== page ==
UPDATE 3: The post-mortem on climate silence is clearly too soon. According to notes from those who track such things, the media reporting on the Anger Translator is downplaying (to outright ignoring) the climate portion of the President’s remarks.

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→ No CommentsTags: barack obama · catastrophic climate change · climate change · Global Warming · global warming deniers · Obama Administration · political symbols · politics · President Barack Obama

The internet saves a huge amount of energy … even as it burns up a large amount

April 20th, 2015 · No Comments

It is seriously difficult and even more seriously important for us to consider our energy and climate challenges and opportunities with systems thinking. Let’s consider the all-encompassing information revolution which, clearly, is integrally tied to energy and energy usage. (After all, omething is behind your screen turning on, isn’t it?) If one takes a systems approach, even as knowing we could be doing an awful lot better, it is clear that the “information technology is good for climate” and that “The energy impact of web searches is very LOW“.

As energy expert, Stanford Professor Dr. Jonathan Koomey put it several years ago:

Most folks think that the power used by computers is a lot more than it actually is, and that it’s growing at incredible rates. Neither one of these beliefs is true, but they reflect a stubborn sense that the economic importance of IT somehow must translate into a large amount of electricity use. That incorrect belief masks an important truth: Information technology has beneficial environmental effects that vastly outweigh the direct environmental impact of the electricity that it consumes.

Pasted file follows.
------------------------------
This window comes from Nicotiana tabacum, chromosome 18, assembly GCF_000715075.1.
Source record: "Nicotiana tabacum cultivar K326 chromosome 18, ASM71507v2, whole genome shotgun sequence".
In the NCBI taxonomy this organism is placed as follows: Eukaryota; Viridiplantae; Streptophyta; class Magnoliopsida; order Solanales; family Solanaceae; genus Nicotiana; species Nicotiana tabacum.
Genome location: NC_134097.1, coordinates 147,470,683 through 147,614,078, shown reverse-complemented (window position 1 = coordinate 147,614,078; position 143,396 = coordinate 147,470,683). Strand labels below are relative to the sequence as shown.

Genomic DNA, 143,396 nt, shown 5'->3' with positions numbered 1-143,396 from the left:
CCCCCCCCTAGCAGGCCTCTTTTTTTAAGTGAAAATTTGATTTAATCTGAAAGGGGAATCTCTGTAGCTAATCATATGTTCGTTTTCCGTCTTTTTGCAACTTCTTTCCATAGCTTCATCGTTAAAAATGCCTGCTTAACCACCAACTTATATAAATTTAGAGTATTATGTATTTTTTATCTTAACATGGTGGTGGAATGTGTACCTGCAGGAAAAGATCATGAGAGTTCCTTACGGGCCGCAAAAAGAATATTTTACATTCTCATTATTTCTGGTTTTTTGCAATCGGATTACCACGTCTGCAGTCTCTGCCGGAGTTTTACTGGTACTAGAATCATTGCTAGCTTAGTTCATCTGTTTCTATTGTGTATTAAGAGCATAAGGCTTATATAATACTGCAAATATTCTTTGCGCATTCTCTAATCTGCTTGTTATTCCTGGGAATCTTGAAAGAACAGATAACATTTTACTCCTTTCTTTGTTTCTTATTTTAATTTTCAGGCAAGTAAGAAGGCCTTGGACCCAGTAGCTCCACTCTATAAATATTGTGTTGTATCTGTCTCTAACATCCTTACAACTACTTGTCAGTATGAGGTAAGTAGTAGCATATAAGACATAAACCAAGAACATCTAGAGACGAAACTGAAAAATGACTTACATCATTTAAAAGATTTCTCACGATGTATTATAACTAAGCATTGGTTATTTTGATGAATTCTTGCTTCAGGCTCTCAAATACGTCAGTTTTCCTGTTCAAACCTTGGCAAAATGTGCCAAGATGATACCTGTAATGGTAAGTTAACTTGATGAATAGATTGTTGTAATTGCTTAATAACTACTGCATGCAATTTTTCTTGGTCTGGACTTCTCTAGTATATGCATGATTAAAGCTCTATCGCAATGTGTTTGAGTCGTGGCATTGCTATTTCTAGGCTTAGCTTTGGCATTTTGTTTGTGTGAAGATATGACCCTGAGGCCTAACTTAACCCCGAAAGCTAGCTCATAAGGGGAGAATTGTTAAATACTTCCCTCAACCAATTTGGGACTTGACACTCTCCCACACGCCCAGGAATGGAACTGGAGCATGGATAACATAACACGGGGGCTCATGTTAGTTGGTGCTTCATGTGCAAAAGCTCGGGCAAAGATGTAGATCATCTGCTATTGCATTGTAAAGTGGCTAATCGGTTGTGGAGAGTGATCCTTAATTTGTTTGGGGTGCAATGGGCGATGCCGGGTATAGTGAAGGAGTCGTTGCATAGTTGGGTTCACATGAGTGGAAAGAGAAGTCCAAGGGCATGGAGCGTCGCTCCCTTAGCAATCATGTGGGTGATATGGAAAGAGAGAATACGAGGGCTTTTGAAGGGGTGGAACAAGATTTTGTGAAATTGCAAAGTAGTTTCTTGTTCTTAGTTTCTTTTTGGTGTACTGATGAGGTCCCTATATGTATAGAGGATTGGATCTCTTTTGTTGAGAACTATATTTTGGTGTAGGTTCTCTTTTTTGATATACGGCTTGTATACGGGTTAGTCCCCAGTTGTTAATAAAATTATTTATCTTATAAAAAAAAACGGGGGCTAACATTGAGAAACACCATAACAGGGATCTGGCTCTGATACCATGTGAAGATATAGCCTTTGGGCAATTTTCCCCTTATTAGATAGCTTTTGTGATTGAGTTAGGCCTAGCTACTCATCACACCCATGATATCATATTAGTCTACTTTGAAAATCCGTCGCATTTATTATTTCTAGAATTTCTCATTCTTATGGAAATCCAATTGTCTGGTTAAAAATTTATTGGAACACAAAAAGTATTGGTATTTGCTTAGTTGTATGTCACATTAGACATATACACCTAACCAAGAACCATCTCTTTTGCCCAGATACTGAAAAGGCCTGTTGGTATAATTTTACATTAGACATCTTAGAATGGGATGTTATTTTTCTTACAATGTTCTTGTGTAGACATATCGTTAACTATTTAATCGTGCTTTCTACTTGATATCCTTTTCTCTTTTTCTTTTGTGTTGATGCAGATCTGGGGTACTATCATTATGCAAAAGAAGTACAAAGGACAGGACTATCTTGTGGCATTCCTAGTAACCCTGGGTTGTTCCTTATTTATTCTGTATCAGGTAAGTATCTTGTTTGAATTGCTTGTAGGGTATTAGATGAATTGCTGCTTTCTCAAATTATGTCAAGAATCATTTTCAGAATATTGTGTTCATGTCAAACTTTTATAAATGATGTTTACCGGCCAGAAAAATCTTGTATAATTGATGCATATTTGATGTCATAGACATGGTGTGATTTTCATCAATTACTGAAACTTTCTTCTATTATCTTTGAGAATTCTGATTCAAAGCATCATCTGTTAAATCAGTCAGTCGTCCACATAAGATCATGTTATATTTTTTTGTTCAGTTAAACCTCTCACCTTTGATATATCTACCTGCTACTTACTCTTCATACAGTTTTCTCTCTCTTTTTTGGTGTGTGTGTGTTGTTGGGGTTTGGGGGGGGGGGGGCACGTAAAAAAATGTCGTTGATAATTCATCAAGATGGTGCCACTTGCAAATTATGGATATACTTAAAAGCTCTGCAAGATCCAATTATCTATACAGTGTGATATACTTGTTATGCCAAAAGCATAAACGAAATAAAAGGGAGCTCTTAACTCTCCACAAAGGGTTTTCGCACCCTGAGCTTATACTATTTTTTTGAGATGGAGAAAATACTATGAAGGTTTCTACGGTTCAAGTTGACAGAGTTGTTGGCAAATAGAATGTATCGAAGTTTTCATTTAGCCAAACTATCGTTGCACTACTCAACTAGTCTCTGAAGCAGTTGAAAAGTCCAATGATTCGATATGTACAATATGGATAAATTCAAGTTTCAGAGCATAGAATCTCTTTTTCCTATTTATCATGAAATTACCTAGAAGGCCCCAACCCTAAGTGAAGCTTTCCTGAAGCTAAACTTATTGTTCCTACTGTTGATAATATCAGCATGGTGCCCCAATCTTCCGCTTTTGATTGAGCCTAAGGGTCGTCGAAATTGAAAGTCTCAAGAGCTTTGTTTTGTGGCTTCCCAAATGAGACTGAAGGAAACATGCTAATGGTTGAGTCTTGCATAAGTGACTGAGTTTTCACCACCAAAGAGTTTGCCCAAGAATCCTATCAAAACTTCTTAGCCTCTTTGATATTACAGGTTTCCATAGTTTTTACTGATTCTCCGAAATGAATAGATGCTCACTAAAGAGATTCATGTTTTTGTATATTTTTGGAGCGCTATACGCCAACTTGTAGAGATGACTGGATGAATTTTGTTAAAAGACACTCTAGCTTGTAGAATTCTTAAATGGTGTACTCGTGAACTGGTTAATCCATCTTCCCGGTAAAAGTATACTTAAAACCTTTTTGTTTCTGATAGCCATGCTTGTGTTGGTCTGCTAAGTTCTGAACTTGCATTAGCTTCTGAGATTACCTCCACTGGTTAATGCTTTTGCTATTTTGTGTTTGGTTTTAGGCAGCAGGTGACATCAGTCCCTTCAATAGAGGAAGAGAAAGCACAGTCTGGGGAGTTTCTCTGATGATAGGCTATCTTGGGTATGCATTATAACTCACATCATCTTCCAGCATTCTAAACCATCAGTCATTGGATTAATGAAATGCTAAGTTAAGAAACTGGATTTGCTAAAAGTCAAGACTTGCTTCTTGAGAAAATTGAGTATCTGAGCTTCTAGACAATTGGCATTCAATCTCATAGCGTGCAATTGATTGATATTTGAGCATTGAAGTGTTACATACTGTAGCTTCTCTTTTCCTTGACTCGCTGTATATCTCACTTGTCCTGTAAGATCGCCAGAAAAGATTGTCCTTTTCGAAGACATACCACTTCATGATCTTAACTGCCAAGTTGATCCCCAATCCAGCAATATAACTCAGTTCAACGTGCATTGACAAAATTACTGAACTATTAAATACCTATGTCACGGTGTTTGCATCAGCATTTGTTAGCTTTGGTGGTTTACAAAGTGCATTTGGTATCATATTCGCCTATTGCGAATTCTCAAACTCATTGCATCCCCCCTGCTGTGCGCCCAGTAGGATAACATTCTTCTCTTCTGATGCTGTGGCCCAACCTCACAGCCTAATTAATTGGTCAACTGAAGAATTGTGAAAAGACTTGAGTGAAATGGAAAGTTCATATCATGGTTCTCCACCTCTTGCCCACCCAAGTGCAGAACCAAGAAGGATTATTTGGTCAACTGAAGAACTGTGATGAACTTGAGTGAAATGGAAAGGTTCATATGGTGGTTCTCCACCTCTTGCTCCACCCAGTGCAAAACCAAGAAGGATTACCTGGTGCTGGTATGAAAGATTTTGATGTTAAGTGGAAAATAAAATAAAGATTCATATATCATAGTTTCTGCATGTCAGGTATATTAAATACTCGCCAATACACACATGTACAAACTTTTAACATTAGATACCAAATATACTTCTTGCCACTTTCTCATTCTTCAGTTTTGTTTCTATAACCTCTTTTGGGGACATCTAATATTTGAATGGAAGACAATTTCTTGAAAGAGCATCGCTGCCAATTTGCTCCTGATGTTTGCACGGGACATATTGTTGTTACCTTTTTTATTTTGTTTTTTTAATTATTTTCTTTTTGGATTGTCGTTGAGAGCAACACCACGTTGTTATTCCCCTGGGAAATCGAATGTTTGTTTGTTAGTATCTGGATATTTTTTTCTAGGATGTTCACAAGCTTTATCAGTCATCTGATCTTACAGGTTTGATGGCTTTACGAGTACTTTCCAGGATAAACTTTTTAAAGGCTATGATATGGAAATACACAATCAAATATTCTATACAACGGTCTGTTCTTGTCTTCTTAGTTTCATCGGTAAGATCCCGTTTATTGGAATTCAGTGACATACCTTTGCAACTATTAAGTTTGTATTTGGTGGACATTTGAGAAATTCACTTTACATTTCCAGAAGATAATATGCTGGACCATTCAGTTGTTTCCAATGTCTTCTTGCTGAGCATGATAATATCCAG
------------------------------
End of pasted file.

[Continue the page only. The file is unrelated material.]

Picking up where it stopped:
The really important story is that while computers use electricity, they are not a huge contributor to total electricity consumption, and while it’s a good idea to make computers energy efficient, it’s even more important to focus on the capabilities information technology (IT) enables for the broader society.  Computers use a few percent of all electricity, but they can help us to use the other 95+% of electricity (not to mention natural gas and oil) a whole lot more efficiently.

As an example of this latter point, consider downloading music versus buying it on a CD.  … the worst case for downloads and the best case for physical CDs resulted in 40% lower emissions of greenhouse gases for downloads when you factor in all parts of the product lifecycle (Weber et al. 2009). When comparing the best case for downloads to the best case for physical CDs, the emissions reductions are 80%. …

And, sending an email rather than a postcard by international aircraft … and … using gps navigation to avoid getting lost while burning gasoline … and … smart use of information technology enables the economy to operate more efficiently and with a lower footprint.

So, being quite clear that smart adaptation and leveraging of information technology enables a more efficient and lower polluting economy, there is a truth: computers burn electricity, server farms burn electricity, making the computer equipment has resource demands, etc … Thus,


And, taking Energy Smart practices can help reduce the footprint and save costs.

These include purchasing decisions, such as the how many different systems to buy to the ever-present debate of laptop vs desktop

Energy efficiency and consumption are a key design element to laptop computers that make the devices much less power hungry than desktop PC counterparts. Desktop computers are permanently tethered to a massive power supply, making energy efficiency a bonus or a perk as opposed to a functional necessity. … Laptop computers consume up to 80 percent less electricity than desktop computers